The trial was performed in 69 couples undergoing an IVF-treatment for at least the second time. The couples were asked questions about how high they consider their chances for success. These data were compared to their personal prognosis that was calculated based on a model which considers both clinical and laboratory factors. In addition, the researchers examined for every couple how positive they were about life in general.
Higher expectations in men than in women
The researchers calculated there was a 32 per cent chance to have a child after one full IVF cycle in this patient group. Research showed that no less than 85 per cent of the women and 88 per cent of the men overestimated the chance of a successful treatment. “Almost half the women and more than half the men expected their chance of success at least twice as high", according to Hanne Devroe, clinical embryologist in the UZ Leuven fertility centre. “Men had significantly higher expectations than their female partners. This difference could not be explained based on a higher level of general optimism”.
Quality research has shown that it is exactly the combination of repeated failed IVF cycles and unrealistically high expectations that can lead to big disappointments and can even cause the patients to stop their treatment altogether. “This trial is the first to have compared patients' expectations with their prognosis in this way. But various trials in other countries have also shown that patients, and the public in general, have high expectations of a IVF treatment. These expectations are largely created by the media and the internet, but fertility centres can also play their role in public perception”, Hanne Devroe says.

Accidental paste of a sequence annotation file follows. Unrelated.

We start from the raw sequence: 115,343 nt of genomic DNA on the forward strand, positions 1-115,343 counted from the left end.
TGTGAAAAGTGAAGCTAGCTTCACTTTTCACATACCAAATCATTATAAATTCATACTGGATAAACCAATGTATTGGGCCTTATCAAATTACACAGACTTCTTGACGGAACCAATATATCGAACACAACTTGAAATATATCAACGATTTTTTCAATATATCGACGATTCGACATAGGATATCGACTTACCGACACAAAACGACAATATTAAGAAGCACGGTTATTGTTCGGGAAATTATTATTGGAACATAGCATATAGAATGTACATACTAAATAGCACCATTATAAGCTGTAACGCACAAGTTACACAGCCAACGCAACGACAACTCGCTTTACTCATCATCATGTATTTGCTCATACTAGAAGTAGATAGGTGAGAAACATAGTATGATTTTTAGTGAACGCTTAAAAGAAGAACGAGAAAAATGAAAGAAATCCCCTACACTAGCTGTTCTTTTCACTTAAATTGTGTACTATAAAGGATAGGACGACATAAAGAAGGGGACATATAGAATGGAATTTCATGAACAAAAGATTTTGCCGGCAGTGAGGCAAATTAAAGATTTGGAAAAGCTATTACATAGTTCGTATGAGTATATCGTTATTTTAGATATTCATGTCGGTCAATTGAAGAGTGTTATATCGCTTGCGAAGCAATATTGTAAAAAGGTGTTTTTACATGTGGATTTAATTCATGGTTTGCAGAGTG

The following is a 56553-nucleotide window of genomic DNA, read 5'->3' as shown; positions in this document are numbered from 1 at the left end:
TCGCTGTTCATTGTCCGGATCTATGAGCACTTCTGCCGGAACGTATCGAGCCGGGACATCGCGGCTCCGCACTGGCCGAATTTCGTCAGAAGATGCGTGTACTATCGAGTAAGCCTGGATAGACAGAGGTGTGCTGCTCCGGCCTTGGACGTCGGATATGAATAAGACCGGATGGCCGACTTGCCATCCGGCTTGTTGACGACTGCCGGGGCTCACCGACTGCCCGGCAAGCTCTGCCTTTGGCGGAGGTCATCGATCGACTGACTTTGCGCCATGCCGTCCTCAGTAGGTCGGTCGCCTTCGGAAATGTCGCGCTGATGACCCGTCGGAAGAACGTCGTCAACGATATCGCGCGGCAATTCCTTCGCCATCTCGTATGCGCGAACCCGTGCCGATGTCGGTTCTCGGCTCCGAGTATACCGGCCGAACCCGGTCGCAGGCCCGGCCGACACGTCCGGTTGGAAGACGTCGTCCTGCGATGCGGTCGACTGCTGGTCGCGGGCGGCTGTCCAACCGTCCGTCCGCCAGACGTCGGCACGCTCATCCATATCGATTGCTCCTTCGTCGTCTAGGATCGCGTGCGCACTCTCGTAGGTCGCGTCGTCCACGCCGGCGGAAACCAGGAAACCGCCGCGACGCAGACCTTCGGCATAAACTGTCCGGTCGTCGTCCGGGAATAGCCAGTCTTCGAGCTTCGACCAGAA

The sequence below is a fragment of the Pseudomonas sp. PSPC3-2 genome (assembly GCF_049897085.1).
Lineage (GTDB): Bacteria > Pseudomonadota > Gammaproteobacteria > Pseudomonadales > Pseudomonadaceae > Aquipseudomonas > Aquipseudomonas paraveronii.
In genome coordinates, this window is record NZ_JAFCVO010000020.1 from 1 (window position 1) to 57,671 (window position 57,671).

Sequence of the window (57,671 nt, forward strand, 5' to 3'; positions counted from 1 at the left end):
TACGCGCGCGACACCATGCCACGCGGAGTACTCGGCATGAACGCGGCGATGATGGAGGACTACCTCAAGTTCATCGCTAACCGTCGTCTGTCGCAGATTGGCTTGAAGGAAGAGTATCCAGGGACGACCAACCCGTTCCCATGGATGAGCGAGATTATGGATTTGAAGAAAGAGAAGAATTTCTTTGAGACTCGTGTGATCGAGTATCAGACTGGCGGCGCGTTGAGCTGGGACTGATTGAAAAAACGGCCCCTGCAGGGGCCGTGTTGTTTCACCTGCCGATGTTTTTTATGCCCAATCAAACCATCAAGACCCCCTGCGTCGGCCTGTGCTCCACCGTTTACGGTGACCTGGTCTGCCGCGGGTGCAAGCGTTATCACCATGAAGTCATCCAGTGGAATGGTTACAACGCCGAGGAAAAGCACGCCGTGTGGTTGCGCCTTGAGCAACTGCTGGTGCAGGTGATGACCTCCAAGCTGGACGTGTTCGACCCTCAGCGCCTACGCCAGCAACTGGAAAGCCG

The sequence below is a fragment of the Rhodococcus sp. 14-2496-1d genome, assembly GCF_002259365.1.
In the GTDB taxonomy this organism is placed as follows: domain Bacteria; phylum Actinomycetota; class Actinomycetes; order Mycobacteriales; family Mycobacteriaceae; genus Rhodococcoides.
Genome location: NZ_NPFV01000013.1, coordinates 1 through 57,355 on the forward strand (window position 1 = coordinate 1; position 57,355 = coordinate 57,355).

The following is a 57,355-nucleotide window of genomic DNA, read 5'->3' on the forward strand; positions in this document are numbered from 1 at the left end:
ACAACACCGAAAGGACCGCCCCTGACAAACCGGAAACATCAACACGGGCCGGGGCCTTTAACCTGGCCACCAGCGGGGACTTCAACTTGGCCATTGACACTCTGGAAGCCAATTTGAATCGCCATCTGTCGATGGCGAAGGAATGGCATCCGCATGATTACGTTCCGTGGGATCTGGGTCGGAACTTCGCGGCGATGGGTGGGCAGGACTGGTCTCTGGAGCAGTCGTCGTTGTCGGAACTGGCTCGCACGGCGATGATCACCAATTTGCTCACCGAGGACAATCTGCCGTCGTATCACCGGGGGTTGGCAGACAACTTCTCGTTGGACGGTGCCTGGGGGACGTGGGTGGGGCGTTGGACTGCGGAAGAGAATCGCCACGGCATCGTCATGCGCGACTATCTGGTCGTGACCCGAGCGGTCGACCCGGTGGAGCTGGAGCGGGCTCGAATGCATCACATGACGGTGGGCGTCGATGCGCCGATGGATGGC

Working at realistic expectations
Fertility centres can play their part in creating realistic expectations. At the moment, they usually share average success rates on their websites, but these are often only relevant for a reference population of young patients. Moreover, patients often think that average results don't apply to them. They think they will score better, because e.g. they have a healthy life style or experienced physicians. Hanne Devroe: “We are currently investigating whether communicating a personalised prognosis can create more realistic expectation in patients.”
There is further follow-up the couples that participated in the trial to check the degree in which their expectations prove unrealistic is related to the degree of disappointment and starting a new IVF cycle. .
Read the press release of the European Society of Human Reproduction and Embryology, where the trial was presented last week.